FIG. 4 depicts the process flow of an illustrative session between an IPsec host and an gateway or firewall. In this exemplary embodiment, the IPsec host transmits (402), for example, the SITP information event 202/202 a to a gateway 204/204 a. The gateway 204/204 a can then evaluate (406) whether the information provided complies with, for example, policies specified by a network administrator. Such a policy may provide that the gateway is not permitted to route packets pursuant to the first trust model discussed above. Rather, the policy may dictate that the gateway must decrypt all encrypted packets and evaluate them against, for instance, a firewall rule table. In another example, the gateway may not permit packets to be transmitted in tunneling mode. Rather, the gateway may require the full 5-tuple typically provided in transport mode. If more information is required, the gateway 204/204 a may then submit (408) a query or request to the IPsec host for the needed information. If the host responds with the additional information (410), such as an additional SITP information event, the gateway 204/204 a may route the packet as specified in the information event (416). If the IPsec host fails to provide the requested information, the gateway 204/204 a may perform a default action, such as dropping the affected packets (414). At the termination of the security channels' lifespan, the IPsec host may transmit a delete call to the gateway 204/204 a pursuant to which the gateway may delete the information provided via the SITP information event(s), such as session keys and algorithms.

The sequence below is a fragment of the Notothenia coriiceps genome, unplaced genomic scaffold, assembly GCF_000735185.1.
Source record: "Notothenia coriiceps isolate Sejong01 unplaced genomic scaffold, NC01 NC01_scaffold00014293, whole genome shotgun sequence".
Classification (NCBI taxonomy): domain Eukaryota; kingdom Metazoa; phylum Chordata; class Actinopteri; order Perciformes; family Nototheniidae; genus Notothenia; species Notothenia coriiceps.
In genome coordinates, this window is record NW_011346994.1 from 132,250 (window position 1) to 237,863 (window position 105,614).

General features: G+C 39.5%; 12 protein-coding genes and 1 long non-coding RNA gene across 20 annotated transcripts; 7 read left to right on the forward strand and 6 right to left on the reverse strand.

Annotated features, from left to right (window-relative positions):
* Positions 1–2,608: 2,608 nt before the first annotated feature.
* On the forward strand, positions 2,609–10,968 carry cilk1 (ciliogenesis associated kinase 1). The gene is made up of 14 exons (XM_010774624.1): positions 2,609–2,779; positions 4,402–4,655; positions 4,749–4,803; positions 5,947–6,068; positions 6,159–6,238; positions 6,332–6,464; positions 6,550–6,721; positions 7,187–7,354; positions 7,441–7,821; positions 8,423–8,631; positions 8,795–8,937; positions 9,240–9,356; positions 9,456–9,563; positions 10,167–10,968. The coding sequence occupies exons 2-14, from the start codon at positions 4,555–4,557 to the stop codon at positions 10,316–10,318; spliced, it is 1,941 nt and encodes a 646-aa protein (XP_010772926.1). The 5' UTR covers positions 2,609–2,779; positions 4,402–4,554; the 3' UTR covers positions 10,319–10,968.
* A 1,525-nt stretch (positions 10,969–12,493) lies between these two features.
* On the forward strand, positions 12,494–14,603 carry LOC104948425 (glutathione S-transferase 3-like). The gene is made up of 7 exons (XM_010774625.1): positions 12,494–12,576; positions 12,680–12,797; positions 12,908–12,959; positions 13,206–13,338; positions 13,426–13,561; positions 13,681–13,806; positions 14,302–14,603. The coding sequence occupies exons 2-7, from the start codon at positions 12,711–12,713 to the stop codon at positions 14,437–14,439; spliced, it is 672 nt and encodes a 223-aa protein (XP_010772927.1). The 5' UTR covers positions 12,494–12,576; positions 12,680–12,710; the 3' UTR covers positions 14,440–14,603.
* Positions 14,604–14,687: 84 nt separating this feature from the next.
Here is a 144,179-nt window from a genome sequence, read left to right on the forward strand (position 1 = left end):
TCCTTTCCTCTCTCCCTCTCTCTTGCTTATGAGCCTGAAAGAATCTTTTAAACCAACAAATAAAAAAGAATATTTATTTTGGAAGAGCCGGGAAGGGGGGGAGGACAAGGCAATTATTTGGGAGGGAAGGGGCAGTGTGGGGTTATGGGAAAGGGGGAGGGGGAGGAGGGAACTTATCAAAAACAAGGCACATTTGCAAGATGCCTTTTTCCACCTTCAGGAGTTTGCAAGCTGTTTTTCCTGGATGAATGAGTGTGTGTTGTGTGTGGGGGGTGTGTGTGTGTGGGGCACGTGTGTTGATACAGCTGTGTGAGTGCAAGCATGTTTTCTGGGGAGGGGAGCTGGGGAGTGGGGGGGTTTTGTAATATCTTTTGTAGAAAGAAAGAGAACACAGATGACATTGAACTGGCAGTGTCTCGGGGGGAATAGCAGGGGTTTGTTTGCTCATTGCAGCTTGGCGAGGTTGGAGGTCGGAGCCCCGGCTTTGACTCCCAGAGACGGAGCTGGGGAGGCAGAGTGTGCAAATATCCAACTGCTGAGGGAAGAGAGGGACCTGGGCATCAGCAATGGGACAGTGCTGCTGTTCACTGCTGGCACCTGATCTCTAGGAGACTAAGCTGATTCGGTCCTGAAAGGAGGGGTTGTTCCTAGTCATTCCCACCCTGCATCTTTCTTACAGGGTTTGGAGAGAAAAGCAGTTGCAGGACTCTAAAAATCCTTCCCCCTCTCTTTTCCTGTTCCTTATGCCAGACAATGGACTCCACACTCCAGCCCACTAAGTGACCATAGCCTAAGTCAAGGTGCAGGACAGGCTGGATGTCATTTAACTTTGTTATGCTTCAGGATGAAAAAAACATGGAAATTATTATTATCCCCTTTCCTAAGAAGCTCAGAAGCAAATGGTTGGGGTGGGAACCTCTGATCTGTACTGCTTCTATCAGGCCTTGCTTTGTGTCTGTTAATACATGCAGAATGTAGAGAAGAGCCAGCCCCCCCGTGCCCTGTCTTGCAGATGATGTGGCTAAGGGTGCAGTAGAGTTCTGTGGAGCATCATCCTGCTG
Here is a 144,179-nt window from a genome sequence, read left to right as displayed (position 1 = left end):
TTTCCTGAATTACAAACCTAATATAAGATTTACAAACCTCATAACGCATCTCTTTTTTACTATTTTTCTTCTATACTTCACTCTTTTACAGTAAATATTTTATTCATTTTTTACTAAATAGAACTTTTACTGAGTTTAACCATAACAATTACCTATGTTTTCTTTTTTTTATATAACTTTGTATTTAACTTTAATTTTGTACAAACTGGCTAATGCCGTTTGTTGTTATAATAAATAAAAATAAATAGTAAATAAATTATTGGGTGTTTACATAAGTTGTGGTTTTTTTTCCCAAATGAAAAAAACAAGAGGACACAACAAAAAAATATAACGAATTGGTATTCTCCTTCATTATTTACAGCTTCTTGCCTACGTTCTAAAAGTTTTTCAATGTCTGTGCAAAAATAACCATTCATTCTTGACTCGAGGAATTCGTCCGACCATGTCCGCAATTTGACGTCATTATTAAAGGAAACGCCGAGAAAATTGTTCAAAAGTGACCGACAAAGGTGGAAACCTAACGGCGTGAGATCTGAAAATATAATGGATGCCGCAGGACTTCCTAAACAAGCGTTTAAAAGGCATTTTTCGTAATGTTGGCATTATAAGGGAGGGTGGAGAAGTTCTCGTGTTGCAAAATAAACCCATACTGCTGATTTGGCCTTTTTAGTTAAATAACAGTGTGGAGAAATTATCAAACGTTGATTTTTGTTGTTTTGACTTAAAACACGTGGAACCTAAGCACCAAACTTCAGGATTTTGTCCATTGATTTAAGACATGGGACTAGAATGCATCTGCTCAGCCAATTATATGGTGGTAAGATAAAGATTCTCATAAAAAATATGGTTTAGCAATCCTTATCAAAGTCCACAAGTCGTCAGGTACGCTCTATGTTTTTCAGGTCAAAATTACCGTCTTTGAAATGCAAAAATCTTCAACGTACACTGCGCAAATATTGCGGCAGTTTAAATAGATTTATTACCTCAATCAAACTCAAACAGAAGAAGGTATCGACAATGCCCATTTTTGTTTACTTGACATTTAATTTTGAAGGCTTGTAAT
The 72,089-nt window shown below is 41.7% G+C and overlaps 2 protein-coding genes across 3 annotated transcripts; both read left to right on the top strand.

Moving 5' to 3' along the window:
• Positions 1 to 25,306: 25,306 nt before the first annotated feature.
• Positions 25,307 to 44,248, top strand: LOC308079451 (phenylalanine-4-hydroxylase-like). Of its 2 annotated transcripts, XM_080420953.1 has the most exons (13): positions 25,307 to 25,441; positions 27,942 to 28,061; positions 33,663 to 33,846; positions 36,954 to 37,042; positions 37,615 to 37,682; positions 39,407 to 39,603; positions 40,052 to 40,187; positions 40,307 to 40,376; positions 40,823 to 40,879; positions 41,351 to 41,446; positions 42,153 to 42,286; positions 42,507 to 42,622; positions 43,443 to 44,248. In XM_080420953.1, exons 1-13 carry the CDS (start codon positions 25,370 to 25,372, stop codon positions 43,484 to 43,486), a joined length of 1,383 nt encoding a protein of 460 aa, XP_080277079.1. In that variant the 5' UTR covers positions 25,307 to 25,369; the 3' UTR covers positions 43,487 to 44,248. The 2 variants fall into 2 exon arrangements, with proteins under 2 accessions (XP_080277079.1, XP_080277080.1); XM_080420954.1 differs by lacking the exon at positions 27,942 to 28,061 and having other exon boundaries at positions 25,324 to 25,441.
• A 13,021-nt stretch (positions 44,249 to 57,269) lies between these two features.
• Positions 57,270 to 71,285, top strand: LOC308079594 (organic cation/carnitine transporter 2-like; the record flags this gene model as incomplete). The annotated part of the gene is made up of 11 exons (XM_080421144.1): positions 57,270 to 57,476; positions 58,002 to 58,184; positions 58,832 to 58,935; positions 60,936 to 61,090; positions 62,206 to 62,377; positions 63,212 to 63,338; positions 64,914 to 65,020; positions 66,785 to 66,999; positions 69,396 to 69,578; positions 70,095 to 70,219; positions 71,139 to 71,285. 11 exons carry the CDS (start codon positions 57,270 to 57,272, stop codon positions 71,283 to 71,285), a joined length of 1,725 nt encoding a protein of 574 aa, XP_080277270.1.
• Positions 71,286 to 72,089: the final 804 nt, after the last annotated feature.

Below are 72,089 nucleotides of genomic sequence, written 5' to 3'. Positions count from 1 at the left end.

The foregoing techniques can be customized to the needs of particular network, implemented in a wide variety of network architectures, and used to effectively communicate security information pursuant to any number of security protocols. Security information defined by other security protocols can be readily communicated between or amongst hosts, gateways, routers, switches, firewalls, clients, etc. An almost limitless number of additional implementations may be dictated by particular network architecture(s), security protocols, and other design parameters.